PORTLAND, Maine — The New England Clean Energy Connect on Wednesday announced it has awarded more than $300 million in contracts for upgrading transmission lines and clearing land for the project led by Central Maine Power.
The contract was awarded to Maine-based Cianbro in a joint venture with three other companies, Irby Construction, Sargent Electric and Northern Clearing Inc., officials said.
“This is a significant contract for our company and our state. We are eager to put Maine people to work on this important project that brings both clean energy and economic benefits to the state,” said Andi Vigue, president and CEO of Pittsfield-based Cianbro.
Central Maine Power’s proposed $1 billion New England Clean Energy Connect would serve as a conduit for up to 1,200 megawatts of Canadian hydropower to reach the regional power grid.
All told, CMP envisions that the project would create 1,600 jobs a year during construction and inject more than $570 million into Maine’s economy. About 70 percent of workers will be members of the International Brotherhood of Electrical Workers, said Tim Burgess, assistant business manager of IBEW Local 104.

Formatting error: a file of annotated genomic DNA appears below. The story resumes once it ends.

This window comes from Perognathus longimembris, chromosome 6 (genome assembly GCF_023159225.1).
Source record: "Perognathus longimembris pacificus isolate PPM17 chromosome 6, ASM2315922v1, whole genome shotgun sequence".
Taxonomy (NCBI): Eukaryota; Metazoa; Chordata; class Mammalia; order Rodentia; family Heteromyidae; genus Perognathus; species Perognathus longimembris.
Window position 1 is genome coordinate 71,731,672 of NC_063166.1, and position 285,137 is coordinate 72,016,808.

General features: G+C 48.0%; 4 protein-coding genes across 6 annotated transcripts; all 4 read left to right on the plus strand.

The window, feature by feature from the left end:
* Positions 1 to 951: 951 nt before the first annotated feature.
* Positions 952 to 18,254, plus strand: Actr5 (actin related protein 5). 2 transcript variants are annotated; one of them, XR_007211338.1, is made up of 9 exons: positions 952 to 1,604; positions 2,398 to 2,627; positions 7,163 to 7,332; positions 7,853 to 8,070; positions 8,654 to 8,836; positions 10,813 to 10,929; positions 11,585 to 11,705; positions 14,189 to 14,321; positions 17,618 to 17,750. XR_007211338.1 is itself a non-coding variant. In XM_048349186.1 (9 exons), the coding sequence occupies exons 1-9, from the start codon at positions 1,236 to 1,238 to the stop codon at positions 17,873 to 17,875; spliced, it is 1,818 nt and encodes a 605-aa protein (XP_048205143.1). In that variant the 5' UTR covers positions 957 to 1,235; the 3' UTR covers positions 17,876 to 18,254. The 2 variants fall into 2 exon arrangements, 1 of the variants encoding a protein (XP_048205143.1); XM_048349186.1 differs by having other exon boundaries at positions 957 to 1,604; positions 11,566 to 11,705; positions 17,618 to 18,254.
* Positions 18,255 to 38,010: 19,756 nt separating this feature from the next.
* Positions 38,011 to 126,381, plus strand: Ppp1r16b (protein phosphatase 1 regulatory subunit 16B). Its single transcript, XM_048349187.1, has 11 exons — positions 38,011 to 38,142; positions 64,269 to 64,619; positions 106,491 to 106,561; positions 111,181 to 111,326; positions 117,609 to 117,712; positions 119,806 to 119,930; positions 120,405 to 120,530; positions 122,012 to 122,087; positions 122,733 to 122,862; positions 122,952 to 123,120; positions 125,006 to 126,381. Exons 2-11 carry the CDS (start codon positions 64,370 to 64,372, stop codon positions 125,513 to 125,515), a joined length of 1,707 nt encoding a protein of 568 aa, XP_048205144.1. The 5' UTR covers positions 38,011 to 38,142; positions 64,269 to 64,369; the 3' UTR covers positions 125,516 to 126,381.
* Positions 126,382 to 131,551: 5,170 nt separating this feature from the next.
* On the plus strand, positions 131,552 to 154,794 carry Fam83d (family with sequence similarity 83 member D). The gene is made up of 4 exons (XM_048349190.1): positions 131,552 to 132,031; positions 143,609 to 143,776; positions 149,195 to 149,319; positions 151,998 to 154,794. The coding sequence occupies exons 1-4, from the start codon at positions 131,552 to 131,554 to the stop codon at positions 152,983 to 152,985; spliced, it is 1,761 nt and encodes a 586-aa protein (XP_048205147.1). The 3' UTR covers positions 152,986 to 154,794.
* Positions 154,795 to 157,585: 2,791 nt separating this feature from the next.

CMP is moving forward with the project even though there could be a statewide vote in November. Also, the Maine Department of Environmental Protection has signaled support, but hasn’t given its formal approval. The Army Corps of Engineers also must sign off.
“We expect to have the remaining permits this spring and we plan to begin construction in the third quarter of 2020,” said Thorn Dickinson, president and CEO of NECEC Transmission LLC.
Sandi Howard, a leading opponent of the project, accused CMP of “plowing ahead” on the project without public support.
“This is exactly why Mainers need to vote against CMP’s corridor in November,” she said.
Under the proposal, most of the 145-mile transmission line would follow an established utility corridor that would need to be widened. A new path also would be cut through 53 miles of wilderness that the power company owns in western Maine.
The project, which aims to help Massachusetts meet its green energy goals, would be funded entirely by Massachusetts ratepayers.
But CMP contends Maine and other New England states would benefit from reduced carbon pollution and stabilized electricity rates.
Critics say the project would destroy pristine wilderness and hurt homegrown solar, wind and biomass projects in Maine.